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July 20, 2019

Karen Klassen Tells Fairy Tales on Calgary’s Bridges

Karen Klassen Tells Fairy Tales on Calgary’s Bridges Klassen’s artwork can be seen on seven city bridges until the end of this year. By Karin Olafson March 11, 2015 Banners from left to right: “Ashputtel,” “Briar Rose,” “Iron Hans,” “Jorinda & Jorindel,” “Snowdrop,” and “The Golden Bird.” Artwork by Karen…

Karen Klassen Tells Fairy Tales on Calgary’s Bridges

Klassen’s artwork can be seen on seven city bridges until the end of this year.

Banners from left to right: “Ashputtel,” “Briar Rose,” “Iron Hans,” “Jorinda & Jorindel,” “Snowdrop,” and “The Golden Bird.”

Artwork by Karen Klassen

Almost two years ago, Karen Klassen found out she had won the bid for this year’s Bridge Banner Project. While Klassen is already a prominent Calgary artist having created artwork in a variety of mediums for gallery shows, advertising campaigns and magazines, now Calgarians need only head to one of the seven major bridges leading into downtown to see her work.

The stories that the banners tell

Every artist selected to create artwork for the Centre City Banner Program tells different stories. Wil Yee, whose work was previously on the bridges, created art that portrayed First Nations myths. Klassen’s work was inspired by six Brothers Grimm’s fairy tales.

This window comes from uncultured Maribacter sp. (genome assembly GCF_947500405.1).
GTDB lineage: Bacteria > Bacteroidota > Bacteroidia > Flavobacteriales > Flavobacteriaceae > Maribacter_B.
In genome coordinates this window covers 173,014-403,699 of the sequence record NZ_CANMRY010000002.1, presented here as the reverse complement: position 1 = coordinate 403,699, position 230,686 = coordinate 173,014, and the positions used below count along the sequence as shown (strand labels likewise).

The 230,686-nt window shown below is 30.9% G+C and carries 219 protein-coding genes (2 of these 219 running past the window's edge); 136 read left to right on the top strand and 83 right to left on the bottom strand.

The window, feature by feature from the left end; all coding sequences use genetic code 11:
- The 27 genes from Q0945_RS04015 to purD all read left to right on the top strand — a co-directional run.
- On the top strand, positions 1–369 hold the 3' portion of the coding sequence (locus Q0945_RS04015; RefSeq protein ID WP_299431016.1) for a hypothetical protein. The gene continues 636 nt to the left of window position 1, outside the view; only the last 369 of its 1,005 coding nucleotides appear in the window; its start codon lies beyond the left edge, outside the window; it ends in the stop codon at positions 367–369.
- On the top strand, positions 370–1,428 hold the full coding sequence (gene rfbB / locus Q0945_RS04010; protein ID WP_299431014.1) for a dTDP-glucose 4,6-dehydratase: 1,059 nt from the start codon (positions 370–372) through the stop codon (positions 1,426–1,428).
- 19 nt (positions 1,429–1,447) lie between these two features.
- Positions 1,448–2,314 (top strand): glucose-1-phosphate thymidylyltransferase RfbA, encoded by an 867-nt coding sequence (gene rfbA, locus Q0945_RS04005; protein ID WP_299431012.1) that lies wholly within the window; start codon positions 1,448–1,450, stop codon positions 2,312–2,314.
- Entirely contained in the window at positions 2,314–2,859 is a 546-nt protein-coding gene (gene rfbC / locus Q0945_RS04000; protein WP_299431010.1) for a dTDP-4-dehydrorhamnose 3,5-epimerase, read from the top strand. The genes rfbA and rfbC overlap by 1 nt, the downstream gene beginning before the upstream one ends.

“I’ve been working with these fairy tales for a while now,” says Klassen. “I find them creatively fertile and I’ve worked on a few projects that draw inspiration from Grimm’s fairy tales.”

Klassen adds that she is intrigued by the problems the stories present, the underlying darkness of them, and the variety. Each banner tells the story of one fairy tale, highlighting moments of discovery that alter the protagonist’s course of life.

Mostly, Klassen is proud to have been involved in a public art project. She also hopes that her banners are eye-catching and able to engage Calgarians. “I hope they wonder what’s going on in the banners, even if they don’t know that they are Grimm’s fairy tales,” says Klassen. “I hope they are curious about the story being told.”

The significance of colour

Each one of Klassen’s stories has one main colour. “Ashputtel” is primarily pink, while “Briar Rose” is largely orange. Klassen says that sometimes the colour was given to her as a clue in the text, but otherwise she selected a colour based on her artistic intuition.

“Selecting a colour is just a feeling,” says Klassen. “For example, Snow White [“Snowdrop”] needed to be red. “The Golden Bird” took place in the countryside, so I chose to pick green as the primary colour.”

While each story has a different colour representing it, Klassen selected six vivid colours that would brighten the bridges, especially in the drab winter months.

Klassen on creating banner art

To create the banner art, Klassen combined painting and digital elements. “I started off by painting and then finished each picture digitally,” says Klassen. “I’d say the banners were 50 per cent painting and 50 per cent digital.” Finishing all six banners took Klassen several weeks.

What’s next for Klassen

Currently, Klassen is working on illustrating some children’s books, a portrait project and some personal painting. She is also open to getting involved in public art projects again.

“This public art project is important to Calgary, but really, they all are,” says Klassen. “This is one of many public art projects in Calgary, so it is part of a larger public art network.”

See Klassen’s artwork on the 14th Street, Louise, Centre Street, Langevin, Inglewood, MacDonald and Zoo bridges.

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